On to the main event!
How does Google AdWords work?
The end-all, be-all of Google AdWords is keywords. Identifying the right keywords is the fuel of your campaign. The fire? The bids. When AdWords first launched, businesses could bid on nearly every keyword under the sun. Today, bidding goes just a little bit differently. The catalyst was the Quality Score.
Google’s quality score determines the strength of your offer in regards to a user’s search. Using several factors, Google can determine if your ad is relevant.
Let’s dive in a little deeper into the basics of Quality Score and how you can create a strong advertisement.
As with everything, it begins with your keywords. Each keyword is given a Quality Score to determine its relevance and, in tandem, your ad’s relevancy.
The first factor in AdWords is your relevance score. This can be strengthened by strong keywords. For example, it’s not enough to use “web design”. A stronger keyphrase would be “web design Naples fl”.
Be aware of the popularity of your keywords and don’t be afraid to get creative! The goal is to get users to follow through and click.
This brings us to our second factor: click-through rate (CTR). Google measures CTR by your past campaigns and expected CTR.
Please note that CTR is not impressions (views). Your CTR is the actual clicks on your ad. The higher the CTR, the more likely your ad will receive clicks.
Google will crawl through past campaigns to forecast the success of future campaigns. They use past data to determine whether your ad matches an actual user’s search.
This brings us to the next factor: account history.
Compared to the top two factors, your account’s history is a smaller piece of the puzzle but it’s still a piece! Your account history can help Google determine your past and future ad’s strength and relevancy, and it can also determine whether you’re a reputable brand with reliable products and services.
The final piece of the puzzle is the URL destination or landing page. That’s right, it’s about more than what’s physically on Google, but also where you’re taking the user. For landing pages to be deemed good, they must be user-friendly and mobile-friendly. Google algorithms will be able to tell if your site seems sketchy, difficult to navigate, and will deem it as such, knocking your score down a couple of pegs.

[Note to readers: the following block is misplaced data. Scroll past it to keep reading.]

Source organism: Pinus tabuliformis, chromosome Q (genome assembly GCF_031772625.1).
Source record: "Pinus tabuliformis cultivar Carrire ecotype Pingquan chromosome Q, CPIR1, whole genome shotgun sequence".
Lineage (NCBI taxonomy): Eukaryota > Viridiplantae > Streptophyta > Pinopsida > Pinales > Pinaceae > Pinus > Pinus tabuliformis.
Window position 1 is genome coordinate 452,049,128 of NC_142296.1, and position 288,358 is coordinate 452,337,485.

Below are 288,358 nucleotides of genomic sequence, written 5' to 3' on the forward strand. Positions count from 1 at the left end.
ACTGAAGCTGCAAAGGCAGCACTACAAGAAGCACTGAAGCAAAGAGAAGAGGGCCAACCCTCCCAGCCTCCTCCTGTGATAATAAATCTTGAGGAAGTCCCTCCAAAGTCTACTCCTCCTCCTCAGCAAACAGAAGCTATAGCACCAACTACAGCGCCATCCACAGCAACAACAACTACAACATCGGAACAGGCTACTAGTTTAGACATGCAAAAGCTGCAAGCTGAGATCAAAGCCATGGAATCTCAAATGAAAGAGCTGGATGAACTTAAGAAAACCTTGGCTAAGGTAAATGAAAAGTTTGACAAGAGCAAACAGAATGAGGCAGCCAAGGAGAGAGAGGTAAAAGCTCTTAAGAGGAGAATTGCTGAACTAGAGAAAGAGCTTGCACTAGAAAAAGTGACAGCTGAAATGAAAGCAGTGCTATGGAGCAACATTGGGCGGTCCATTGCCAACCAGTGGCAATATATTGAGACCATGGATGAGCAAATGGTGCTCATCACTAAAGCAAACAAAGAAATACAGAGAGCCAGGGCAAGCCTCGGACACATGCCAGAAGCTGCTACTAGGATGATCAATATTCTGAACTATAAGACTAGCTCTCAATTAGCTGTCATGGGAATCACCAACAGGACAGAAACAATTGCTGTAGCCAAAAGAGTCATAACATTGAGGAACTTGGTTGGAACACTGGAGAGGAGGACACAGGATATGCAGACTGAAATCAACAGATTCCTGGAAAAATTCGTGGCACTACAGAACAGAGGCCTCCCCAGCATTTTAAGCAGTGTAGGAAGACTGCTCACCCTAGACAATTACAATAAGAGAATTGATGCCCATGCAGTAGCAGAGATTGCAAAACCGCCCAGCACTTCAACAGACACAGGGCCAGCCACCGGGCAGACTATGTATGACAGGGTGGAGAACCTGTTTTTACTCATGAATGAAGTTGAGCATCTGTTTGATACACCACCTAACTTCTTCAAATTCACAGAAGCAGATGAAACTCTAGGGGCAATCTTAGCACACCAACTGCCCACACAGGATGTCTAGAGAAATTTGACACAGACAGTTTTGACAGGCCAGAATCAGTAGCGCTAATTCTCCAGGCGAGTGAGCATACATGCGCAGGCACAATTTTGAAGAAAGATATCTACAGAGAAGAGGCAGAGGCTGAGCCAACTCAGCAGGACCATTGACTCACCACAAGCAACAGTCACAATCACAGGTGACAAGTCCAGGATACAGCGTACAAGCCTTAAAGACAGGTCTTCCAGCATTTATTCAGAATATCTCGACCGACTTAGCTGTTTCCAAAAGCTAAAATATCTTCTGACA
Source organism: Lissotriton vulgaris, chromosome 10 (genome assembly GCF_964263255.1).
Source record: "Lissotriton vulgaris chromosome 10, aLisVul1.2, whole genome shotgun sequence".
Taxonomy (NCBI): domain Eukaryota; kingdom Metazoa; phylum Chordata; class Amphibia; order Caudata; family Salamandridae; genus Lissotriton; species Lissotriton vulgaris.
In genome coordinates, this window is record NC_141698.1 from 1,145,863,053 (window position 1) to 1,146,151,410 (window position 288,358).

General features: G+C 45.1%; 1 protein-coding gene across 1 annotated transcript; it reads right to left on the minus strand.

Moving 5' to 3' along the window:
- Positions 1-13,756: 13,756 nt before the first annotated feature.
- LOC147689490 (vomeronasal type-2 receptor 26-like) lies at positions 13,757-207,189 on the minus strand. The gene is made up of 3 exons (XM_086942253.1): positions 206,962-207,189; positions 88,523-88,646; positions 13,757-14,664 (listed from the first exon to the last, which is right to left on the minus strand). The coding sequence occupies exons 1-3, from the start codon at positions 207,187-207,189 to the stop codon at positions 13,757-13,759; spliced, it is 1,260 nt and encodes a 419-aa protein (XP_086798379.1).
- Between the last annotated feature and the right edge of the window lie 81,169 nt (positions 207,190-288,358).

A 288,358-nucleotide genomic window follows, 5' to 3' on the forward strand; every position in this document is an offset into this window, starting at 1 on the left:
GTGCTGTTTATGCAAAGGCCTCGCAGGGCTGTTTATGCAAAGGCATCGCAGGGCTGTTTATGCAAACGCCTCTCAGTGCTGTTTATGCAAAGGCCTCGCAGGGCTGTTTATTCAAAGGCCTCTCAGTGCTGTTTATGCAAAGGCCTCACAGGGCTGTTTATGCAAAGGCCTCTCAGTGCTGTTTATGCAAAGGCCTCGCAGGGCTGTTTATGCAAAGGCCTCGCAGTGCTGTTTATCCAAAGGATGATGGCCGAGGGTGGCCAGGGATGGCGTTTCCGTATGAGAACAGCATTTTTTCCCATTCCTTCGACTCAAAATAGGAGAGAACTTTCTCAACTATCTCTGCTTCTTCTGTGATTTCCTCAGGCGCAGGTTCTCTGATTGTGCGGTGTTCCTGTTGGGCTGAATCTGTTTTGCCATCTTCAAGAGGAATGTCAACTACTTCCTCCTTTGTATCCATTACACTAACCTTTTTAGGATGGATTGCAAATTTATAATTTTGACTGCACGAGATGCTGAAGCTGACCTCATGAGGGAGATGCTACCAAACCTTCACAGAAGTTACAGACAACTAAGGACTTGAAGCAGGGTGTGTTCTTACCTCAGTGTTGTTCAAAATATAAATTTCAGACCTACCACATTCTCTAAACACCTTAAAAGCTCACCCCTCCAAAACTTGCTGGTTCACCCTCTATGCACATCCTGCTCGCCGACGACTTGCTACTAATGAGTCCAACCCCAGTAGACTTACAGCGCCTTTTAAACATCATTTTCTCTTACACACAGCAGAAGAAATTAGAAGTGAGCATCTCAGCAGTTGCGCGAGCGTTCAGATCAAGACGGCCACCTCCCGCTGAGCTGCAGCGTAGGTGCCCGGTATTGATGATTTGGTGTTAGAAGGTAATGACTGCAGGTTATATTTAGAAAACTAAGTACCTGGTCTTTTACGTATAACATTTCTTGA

At its core, AdWords is one, big digital auction. To maximize your chances of “winning” the auction is understanding your Quality Score and Ad Rank. Your Ad Rank is your quality score plus your maximum bids.
Now that you know how Google AdWords generally works, it’s time to set up your first campaign!
Incorporate your offer, product, or service in a brief, impactful phrase.
Insert your keywords into the appropriate fields. Paste in the keywords and add plus signs (+), brackets ([ ]), and quotes (“ “) to see exactly how many searches of each type you’ll get. We recommend starting with a few keywords instead of dumping them all in at once.
Set your maximum cost-per-click, or default bid. Know your budget and be aware of what you can spend daily. If you’d like to set individual bids on specific keywords, you can always set this up later.
Review and double, triple, and quadruple check your ads and keywords. Make sure that your cost-per-click is where it needs to be to get the positions you want. Ensure that your daily budget is set correctly and won’t break the bank right out of the gate.
Enter your billing information and you’re all set! Now it’s time to review and monitor the ads’ performance.